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I am calling these functions:

unsigned blah[5];
lseek(0, 100, SEEK_CUR);
read(0, blah, sizeof(blah));

and

FILE *fr;
fr = fopen(arg[1], "r");
unsigned blah[5];
fseek(fr, 100, SEEK_CUR);
fread(blah, 1, sizeof(blah), fr);

And I run the first code my running this command:

cat TEXTFILE | ./a.out

I run the second code my running this command:

./a.out TEXTFILE

However, I am getting different results. While the first one seeked properly, so it reads the correct text, the second one is not. I want to use the second format, so what did I do wrong?

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what happens if you use fseek with SEEK_SET? –  Keith Nicholas Jan 17 '12 at 1:09
    
also, just as a check, how many read does 'read' return and how many does fread return? –  Keith Nicholas Jan 17 '12 at 1:14
    
Maybe you ought to explain why you are trying to read unsigned ints from a text file. Reading characters works better, strtol() to convert. And no seek, use fgets() –  Hans Passant Jan 17 '12 at 1:15
    
what do u mean how many does it return? –  SuperString Jan 17 '12 at 2:33
    
You should always check system calls for errors. If you did that, you'd know that your lseek() failed and set errno to ESPIPE (illegal seek). –  Jonathan Leffler Jan 17 '12 at 3:53

3 Answers 3

up vote 4 down vote accepted

With the addition of an open(filename,O_RDONLY); call to the first example, both worked fine for me. I suspect your problem is because of the call lseek(0, 100, SEEK_CUR);, which is asking for a seek on standard input. You cannot always seek on standard in - if you have:

 cat file | ./my_program 

Then standard input is a fifo, and you can't seek. If I do this on my system, seek fails by returning -1, with an error of "Illegal seek". This may be the problem you're having, and you might not notice since you don't check the return value of the seek call in your example.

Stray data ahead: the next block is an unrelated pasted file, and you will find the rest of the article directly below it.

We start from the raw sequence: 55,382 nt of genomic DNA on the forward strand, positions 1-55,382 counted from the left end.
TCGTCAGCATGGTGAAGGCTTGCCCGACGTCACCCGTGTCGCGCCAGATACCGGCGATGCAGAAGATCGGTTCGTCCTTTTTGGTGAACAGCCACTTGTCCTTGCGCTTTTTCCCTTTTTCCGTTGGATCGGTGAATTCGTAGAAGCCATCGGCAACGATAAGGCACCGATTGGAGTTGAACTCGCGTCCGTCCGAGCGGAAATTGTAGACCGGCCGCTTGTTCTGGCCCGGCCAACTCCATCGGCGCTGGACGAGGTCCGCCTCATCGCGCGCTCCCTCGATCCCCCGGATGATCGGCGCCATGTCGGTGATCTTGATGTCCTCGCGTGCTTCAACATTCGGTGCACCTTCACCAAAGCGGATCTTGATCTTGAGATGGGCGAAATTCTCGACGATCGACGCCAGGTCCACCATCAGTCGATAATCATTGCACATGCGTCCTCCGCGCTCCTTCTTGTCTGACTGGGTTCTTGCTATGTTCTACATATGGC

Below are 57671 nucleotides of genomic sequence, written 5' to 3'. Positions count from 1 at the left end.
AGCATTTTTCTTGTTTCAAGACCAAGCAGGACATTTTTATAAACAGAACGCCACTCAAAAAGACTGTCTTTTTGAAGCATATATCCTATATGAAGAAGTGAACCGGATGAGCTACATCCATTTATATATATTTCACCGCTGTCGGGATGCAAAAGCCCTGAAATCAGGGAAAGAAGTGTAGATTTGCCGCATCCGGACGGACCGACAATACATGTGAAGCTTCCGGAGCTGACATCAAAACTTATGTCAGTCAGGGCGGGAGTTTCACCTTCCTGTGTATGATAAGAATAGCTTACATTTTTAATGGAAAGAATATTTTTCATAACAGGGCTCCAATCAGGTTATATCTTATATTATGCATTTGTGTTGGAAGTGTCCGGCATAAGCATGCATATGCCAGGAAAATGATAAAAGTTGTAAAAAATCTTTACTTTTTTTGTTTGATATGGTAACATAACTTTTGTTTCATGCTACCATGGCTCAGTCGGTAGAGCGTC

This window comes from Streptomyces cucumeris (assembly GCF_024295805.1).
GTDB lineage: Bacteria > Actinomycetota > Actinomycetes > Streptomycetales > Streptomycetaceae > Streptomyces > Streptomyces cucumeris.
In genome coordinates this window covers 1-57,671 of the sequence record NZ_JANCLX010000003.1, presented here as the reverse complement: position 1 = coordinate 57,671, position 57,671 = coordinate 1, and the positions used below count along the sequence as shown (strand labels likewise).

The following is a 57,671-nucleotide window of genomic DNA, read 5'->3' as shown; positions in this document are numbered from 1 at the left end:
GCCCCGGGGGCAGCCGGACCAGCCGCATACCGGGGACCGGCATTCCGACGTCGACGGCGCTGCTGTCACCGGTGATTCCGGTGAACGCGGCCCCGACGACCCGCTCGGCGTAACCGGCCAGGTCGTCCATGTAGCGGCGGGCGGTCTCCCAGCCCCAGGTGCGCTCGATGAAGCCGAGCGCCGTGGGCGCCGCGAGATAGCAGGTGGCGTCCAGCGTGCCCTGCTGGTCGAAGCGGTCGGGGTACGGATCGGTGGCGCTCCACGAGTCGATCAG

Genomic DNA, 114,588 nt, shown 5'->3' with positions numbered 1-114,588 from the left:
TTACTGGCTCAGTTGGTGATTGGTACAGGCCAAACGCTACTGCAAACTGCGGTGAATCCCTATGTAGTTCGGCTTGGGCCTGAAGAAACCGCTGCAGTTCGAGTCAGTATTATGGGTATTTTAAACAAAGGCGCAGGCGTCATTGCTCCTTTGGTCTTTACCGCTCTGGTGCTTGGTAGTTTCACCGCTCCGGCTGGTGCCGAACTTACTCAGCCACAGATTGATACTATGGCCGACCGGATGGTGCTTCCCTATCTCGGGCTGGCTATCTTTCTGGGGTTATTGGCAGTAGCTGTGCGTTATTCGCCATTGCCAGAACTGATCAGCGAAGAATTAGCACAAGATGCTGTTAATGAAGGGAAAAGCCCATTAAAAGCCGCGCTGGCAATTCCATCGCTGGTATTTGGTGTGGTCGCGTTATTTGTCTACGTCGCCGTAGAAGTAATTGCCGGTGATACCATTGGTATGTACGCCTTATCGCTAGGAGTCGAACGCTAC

Note that if you have:

 ./my_program < file

Then standard input is a file, and you may seek. On my system, seek returns 100, and the output is correct.


Here is a program you can use to illustrate the return values:

int main(void){ 

  int fd = 0;
  char blah[5];
  printf("Seek moved to this position: %d\n",lseek(fd, 100, SEEK_CUR));
  perror("Seek said");
  printf("Then read read %d bytes\n",read(fd, blah, sizeof(blah)));
  printf("The bytes read were '%c%c%c%c%c'\n",blah[0],blah[1],blah[2],blah[3],blah[4]); 
}                       

And here are two executions:

 $ ./a.out < text
 Seek moved to this position: 100
 Seek said: Success
 Then read read 5 bytes
 The bytes read were '+++.-'

(Those are the correct bytes from position 100 in that file)

$ cat text | ./a.out 
Seek moved to this position: -1
Seek said: Illegal seek
Then read read 5 bytes
The bytes read were '# def'

(Those bytes are the first 5 bytes of the file)


I also noticed that the standard input version was the one you said was working correctly. If you're having trouble with the FILE * version, I suspect the fopen() call is failing, so make sure you check the return value from fopen(). Of course, you can always do this:

FILE *fr = stdin;  

So that you're reading from standard in. However, as you can't always seek on standard in, I'd recommend always opening a file if you plan to seek.

Note that you can't seek on all devices that you can open files on (though you won't have a problem on most systems), so you should always check that the result of a seek() to make sure it succeeded.